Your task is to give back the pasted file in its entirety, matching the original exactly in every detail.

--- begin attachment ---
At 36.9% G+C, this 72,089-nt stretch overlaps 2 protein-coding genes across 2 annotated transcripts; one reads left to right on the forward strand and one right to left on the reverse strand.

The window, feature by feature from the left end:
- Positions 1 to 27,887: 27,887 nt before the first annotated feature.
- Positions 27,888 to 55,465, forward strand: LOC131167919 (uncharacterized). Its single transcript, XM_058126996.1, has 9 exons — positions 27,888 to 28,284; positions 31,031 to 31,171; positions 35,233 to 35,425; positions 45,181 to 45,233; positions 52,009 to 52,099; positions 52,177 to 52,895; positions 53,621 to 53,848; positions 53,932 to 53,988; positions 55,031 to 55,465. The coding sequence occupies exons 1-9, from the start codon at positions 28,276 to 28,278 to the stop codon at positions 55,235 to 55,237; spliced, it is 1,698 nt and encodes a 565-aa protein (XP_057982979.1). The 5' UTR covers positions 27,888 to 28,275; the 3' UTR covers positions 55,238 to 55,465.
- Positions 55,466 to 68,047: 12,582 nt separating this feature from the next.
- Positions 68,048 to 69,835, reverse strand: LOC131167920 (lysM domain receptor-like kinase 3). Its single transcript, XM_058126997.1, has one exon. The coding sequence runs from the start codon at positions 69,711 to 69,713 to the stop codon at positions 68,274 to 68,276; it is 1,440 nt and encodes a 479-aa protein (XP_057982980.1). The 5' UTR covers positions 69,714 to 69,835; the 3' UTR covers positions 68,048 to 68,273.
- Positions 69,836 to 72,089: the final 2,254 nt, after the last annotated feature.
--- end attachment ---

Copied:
At 36.9% G+C, this 72,089-nt stretch overlaps 2 protein-coding genes across 2 annotated transcripts; one reads left to right on the forward strand and one right to left on the reverse strand.

The window, feature by feature from the left end:
- Positions 1 to 27,887: 27,887 nt before the first annotated feature.
- Positions 27,888 to 55,465, forward strand: LOC131167919 (uncharacterized). Its single transcript, XM_058126996.1, has 9 exons — positions 27,888 to 28,284; positions 31,031 to 31,171; positions 35,233 to 35,425; positions 45,181 to 45,233; positions 52,009 to 52,099; positions 52,177 to 52,895; positions 53,621 to 53,848; positions 53,932 to 53,988; positions 55,031 to 55,465. The coding sequence occupies exons 1-9, from the start codon at positions 28,276 to 28,278 to the stop codon at positions 55,235 to 55,237; spliced, it is 1,698 nt and encodes a 565-aa protein (XP_057982979.1). The 5' UTR covers positions 27,888 to 28,275; the 3' UTR covers positions 55,238 to 55,465.
- Positions 55,466 to 68,047: 12,582 nt separating this feature from the next.
- Positions 68,048 to 69,835, reverse strand: LOC131167920 (lysM domain receptor-like kinase 3). Its single transcript, XM_058126997.1, has one exon. The coding sequence runs from the start codon at positions 69,711 to 69,713 to the stop codon at positions 68,274 to 68,276; it is 1,440 nt and encodes a 479-aa protein (XP_057982980.1). The 5' UTR covers positions 69,714 to 69,835; the 3' UTR covers positions 68,048 to 68,273.
- Positions 69,836 to 72,089: the final 2,254 nt, after the last annotated feature.